Cybersecurity for Industrial Control Systems
The hyper-convergence of Information Technology (IT) and Operational Technology (OT) has had profound impacts on automation and industrial control systems (ICS). The rise of the fourth industrial revolution; also known as Industry 4.0, leverages cyber-physical systems underpinned by embedded computing and the Internet of Things (IoT) to significantly increase the performance, scalability, and reliability of a plant; however, these enhancements don’t come without their own challenges. One such challenge is cyber security. The threat landscape in automation and process control systems is evolving at an alarming rate with attack vectors continuously increasing in sophistication, frequency, and severity. The reality is that operators of critical infrastructure assets in all industry verticals including Food & Beverage are struggling to keep up with the growing number of attack mechanisms and entities attempting cyber threats, also known as threat actors, from all over the world; in fact, cyber-attacks on critical infrastructure have evolved to be the new normal for operators.
Cyber-attacks on ICS assets are likely to cause harmful impacts such as degraded performance, availability or integrity of the control system or subsystem within an ICS ecosystem. Moreover, cyber-attacks can also bring devastating consequences to supply chains, national sovereignty, national security, public health and safety. As such, it’s imperative that security considerations for ICS critical assets be classified as a top priority by organisations due to the potential of negative repercussions of intentional and non-intentional cyber-attacks. Most security professionals would agree with the old colloquialism that an ounce of prevention is worth a pound of cure; however, prevention must be in alignment with a comprehensive risk management strategy underpinned by strong security controls.
There is a common misconception that the primary objective of cyber security should be to eliminate all security risks, exposures, and vulnerabilities; however, in my experience this is simply not feasible in most situations. Nothing is un-hackable. I believe that the main goal and objective should be focused on understanding the plant’s security risk profile and increasing its overall security posture, using a multi-layered holistic cyber-defence approach known as ‘defence-in-depth’. The reality is that every launched attack will cost time and money for threat actors; as such, they will normally focus on easy targets by finding easily exploitable system vulnerabilities and weaknesses. By raising the security posture of your ICS, you inherently raise the organisation’s security status as ‘too expensive to hack’ which considerably reduces the likelihood of becoming a target and victim of a cyber-attack. In simple terms, you should channel threat actors to easier targets by making your systems too expensive to attack.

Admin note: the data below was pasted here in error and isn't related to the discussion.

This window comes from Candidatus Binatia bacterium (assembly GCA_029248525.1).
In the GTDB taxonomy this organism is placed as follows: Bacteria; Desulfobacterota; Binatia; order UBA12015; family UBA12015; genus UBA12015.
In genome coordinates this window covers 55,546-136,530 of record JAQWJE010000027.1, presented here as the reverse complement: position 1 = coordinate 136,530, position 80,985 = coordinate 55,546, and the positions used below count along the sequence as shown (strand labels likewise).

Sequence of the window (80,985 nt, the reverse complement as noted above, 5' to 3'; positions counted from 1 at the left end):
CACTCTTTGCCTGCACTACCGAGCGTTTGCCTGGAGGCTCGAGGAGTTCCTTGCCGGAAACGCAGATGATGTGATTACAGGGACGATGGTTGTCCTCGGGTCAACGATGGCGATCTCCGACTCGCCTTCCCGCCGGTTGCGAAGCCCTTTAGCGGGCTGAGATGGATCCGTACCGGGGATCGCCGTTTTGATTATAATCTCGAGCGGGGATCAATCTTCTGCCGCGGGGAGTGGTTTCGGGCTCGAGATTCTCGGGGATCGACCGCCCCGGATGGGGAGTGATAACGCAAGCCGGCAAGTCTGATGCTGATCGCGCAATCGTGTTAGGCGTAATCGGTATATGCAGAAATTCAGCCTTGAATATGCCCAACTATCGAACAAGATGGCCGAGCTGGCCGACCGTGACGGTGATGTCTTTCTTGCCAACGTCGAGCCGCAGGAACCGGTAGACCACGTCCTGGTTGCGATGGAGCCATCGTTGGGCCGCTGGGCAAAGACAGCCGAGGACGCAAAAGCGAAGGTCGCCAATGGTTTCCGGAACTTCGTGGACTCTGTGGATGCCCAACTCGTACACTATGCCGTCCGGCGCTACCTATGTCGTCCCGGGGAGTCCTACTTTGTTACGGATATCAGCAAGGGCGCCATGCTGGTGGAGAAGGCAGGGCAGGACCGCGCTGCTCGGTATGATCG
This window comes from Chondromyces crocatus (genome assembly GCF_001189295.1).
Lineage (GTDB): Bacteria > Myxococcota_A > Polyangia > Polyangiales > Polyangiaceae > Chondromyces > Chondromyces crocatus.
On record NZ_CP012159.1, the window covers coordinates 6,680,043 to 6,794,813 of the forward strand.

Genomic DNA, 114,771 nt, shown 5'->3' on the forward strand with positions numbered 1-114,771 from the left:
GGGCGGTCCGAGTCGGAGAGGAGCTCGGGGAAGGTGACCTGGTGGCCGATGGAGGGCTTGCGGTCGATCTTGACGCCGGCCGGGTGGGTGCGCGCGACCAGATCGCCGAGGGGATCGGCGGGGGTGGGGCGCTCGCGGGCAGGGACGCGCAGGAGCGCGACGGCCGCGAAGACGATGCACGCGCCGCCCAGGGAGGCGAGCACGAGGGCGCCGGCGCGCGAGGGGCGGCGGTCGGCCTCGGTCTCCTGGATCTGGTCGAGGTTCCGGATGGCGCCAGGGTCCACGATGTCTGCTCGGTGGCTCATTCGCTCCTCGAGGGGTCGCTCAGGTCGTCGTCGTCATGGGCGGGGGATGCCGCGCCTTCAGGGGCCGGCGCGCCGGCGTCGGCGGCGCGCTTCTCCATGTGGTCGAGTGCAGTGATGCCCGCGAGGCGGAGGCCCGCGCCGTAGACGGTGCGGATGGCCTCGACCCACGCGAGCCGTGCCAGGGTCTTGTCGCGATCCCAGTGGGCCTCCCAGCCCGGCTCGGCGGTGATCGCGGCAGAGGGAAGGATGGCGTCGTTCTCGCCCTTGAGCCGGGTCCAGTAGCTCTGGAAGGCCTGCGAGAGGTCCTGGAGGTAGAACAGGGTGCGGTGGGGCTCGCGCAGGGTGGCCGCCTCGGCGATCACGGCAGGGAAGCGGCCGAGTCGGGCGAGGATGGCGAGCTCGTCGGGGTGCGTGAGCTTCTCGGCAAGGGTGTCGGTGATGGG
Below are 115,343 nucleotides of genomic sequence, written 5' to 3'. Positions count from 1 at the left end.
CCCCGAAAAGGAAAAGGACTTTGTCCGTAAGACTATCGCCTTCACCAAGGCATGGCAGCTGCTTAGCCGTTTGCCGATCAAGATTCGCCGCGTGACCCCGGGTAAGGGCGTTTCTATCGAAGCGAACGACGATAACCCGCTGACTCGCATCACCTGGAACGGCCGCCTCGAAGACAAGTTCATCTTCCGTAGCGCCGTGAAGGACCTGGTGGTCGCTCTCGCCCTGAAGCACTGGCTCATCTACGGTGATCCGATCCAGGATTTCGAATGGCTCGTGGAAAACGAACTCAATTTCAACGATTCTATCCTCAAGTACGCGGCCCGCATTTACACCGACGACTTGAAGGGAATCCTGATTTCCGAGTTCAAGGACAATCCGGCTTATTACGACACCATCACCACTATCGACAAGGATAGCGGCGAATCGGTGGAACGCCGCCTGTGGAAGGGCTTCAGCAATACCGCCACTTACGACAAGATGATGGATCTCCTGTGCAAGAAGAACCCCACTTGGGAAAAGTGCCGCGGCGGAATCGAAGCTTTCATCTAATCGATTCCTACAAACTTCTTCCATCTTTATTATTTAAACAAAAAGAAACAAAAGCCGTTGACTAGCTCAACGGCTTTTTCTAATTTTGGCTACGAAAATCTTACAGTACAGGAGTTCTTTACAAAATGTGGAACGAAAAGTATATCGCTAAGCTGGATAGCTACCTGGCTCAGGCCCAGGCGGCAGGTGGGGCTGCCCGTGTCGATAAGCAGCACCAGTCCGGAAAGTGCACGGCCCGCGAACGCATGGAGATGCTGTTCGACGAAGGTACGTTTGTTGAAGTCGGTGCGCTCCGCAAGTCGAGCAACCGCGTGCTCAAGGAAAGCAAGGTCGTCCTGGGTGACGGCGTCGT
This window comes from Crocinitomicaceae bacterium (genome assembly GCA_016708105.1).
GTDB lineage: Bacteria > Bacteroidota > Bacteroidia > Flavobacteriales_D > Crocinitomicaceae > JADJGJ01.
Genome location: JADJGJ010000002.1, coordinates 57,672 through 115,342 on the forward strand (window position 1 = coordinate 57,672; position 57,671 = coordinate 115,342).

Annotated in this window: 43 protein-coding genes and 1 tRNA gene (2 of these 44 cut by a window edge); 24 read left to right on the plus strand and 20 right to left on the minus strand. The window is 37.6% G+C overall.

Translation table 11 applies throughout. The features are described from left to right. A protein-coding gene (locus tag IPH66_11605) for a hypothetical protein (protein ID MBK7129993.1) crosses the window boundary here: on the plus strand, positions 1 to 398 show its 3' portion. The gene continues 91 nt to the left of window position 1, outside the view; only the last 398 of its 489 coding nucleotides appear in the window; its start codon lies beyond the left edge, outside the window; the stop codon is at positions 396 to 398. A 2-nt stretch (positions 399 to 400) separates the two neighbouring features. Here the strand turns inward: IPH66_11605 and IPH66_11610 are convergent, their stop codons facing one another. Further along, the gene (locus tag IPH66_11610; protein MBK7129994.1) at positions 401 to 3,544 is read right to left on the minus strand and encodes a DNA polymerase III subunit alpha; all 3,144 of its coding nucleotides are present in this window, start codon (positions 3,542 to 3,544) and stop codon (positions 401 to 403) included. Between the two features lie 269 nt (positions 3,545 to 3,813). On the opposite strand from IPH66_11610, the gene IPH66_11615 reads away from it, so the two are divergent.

Implementing a strong security posture for a cyber-resilient ICS is a challenging topic for most organisations; moreover, there is currently a severe shortage of industrial cyber security professionals required to help protect ICS assets for critical infrastructures in all industry verticals and sadly this shortage is expected to get much worse in the foreseeable future. As a result, in order for organisations to have a fighting chance to protect themselves against the evolving cyber security threat landscape, automation is currently the most efficient and effective way to drastically reduce the volume of threats and to enable continuous threat detection, prevention and remediation of known threats in addition to zero-day exploits in near real-time. The good news is that there are now several OT-centric industrial cyber security solutions that have been developed in recent years that are designed to leverage automation coupled with Artificial Intelligence (AI) and Machine Learning (ML) in order to provide operators with actionable intelligence on their critical ICS assets in near real-time. Moreover, many of these security solutions operate in passive-mode which is a crucial element for mission-critical and safety-critical systems; in other words, the security solutions should not have the potential to have any harmful impacts to the availability, performance, or integrity of the ICS ecosystem.
Modern cyber-attacks require modern solutions. Organisations which try to defend against the growing sophistication of the cyber-threat landscape using manual efforts will find themselves at a significant disadvantage and unfavourable odds against very determined threat actors. Security automation tools should be leveraged whenever possible to help ensure a strong security posture of the ICS infrastructure and increase the chances of defeating threat actors and their often-devastating attacks. When it comes to industrial cyber warfare, automation is the ultimate equaliser.
By Serge Maillet, Siemens Australia and New Zealand
Serge Maillet is the Industrial Cyber Security - Country Segment Manager for Siemens Digital Industries in Australia and New Zealand. Serge has an engineering background in industrial (OT) networks and holds a Master of Science degree in Cyber Security. He helps organisations in all industry verticals with increasing their IT-OT cyber security posture and compliance for critical infrastructure assets.
A version of this article was originally published as 'Building Cyber Resilience for Industrial Control Systems' in Process Online, October 2020.